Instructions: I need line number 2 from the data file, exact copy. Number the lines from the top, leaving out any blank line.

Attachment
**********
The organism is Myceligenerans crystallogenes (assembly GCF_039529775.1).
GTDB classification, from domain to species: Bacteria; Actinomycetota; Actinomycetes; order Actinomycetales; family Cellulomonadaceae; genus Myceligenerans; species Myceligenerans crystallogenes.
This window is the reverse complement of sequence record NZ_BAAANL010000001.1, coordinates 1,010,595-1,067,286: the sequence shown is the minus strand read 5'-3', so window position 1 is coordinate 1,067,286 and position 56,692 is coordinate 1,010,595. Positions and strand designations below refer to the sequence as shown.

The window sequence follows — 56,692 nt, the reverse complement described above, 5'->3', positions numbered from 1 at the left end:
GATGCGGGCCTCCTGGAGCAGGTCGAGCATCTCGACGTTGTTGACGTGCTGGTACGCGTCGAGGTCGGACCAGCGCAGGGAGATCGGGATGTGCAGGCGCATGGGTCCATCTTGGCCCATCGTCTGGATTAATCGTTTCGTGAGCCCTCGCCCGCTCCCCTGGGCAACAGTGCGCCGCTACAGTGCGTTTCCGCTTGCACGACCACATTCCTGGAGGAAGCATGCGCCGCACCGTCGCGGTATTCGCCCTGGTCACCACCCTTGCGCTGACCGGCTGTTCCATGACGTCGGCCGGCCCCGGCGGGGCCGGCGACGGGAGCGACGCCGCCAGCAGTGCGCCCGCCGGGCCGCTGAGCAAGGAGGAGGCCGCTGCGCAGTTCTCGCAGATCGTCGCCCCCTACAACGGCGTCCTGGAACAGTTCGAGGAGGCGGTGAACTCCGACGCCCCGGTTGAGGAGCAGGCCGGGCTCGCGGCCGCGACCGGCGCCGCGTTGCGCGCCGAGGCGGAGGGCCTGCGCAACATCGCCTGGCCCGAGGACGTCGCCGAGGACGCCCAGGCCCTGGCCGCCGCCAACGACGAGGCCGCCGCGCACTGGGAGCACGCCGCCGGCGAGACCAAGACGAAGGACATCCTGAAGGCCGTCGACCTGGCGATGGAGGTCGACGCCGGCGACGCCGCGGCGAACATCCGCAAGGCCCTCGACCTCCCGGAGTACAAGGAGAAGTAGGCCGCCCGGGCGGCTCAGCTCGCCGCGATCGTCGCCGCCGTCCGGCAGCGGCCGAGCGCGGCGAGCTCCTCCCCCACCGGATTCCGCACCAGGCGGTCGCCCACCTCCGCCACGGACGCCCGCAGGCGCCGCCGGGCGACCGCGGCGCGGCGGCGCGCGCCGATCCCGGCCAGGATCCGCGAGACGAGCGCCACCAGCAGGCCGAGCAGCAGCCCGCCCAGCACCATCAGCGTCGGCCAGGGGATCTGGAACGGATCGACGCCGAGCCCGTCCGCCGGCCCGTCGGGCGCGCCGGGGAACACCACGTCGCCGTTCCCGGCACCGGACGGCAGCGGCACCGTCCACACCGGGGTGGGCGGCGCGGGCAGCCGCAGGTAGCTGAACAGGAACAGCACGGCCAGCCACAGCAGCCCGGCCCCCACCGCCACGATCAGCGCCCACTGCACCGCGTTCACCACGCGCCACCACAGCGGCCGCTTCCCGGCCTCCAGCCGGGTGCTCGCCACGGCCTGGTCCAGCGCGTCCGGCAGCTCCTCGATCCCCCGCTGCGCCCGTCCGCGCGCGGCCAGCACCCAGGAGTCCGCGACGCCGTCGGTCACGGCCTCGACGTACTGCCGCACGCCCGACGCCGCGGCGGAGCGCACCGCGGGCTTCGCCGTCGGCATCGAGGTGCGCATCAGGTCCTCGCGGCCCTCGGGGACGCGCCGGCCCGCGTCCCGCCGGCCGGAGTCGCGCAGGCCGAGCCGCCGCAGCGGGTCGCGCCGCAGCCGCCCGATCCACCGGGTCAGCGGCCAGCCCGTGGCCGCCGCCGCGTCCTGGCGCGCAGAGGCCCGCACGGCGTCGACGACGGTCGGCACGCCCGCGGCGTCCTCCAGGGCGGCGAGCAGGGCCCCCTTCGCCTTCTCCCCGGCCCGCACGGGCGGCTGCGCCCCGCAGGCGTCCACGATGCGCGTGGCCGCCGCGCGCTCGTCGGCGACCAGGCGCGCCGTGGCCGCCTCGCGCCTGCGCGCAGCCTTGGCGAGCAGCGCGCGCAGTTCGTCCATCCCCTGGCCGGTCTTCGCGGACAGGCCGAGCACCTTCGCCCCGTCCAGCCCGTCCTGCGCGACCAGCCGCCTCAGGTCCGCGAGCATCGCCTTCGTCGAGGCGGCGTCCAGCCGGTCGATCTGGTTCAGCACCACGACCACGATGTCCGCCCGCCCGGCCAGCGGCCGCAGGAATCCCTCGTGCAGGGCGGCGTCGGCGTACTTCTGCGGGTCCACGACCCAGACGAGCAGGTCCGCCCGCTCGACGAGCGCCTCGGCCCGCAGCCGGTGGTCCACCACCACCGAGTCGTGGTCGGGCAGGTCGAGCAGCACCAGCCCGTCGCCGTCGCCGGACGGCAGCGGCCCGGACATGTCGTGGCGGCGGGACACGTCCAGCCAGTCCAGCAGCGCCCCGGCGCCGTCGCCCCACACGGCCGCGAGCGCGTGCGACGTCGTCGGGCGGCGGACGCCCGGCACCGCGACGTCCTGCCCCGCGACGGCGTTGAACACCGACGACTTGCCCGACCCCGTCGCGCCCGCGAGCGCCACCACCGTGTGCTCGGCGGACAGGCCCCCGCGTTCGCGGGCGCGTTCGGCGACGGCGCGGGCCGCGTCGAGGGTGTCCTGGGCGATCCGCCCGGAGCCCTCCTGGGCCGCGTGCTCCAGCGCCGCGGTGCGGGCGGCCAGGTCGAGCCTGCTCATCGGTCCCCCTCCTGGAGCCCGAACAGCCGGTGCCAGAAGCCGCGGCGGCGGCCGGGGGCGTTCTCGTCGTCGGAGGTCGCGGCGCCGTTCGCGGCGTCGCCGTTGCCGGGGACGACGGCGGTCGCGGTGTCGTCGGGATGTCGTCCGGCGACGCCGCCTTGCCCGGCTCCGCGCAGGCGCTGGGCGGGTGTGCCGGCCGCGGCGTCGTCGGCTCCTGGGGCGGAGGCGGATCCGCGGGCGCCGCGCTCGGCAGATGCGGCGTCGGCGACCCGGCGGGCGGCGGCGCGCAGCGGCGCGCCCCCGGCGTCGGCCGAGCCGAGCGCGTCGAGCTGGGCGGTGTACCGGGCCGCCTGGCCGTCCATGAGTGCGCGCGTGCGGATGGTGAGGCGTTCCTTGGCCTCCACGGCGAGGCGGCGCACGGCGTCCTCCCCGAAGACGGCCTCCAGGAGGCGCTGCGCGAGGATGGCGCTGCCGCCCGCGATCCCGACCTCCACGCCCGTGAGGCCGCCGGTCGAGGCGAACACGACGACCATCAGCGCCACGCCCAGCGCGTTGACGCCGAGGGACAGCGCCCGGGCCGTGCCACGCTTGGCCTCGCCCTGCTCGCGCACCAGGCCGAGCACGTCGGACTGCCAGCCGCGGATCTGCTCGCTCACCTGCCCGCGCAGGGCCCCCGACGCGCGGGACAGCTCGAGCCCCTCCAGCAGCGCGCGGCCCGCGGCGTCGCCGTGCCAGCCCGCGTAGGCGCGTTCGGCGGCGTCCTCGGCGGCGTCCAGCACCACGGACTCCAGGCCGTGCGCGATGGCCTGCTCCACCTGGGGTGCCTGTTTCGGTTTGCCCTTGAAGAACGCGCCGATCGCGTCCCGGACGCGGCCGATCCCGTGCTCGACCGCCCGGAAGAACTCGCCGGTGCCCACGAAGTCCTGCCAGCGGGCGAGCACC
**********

GTDB classification, from domain to species: Bacteria; Actinomycetota; Actinomycetes; order Actinomycetales; family Cellulomonadaceae; genus Myceligenerans; species Myceligenerans crystallogenes.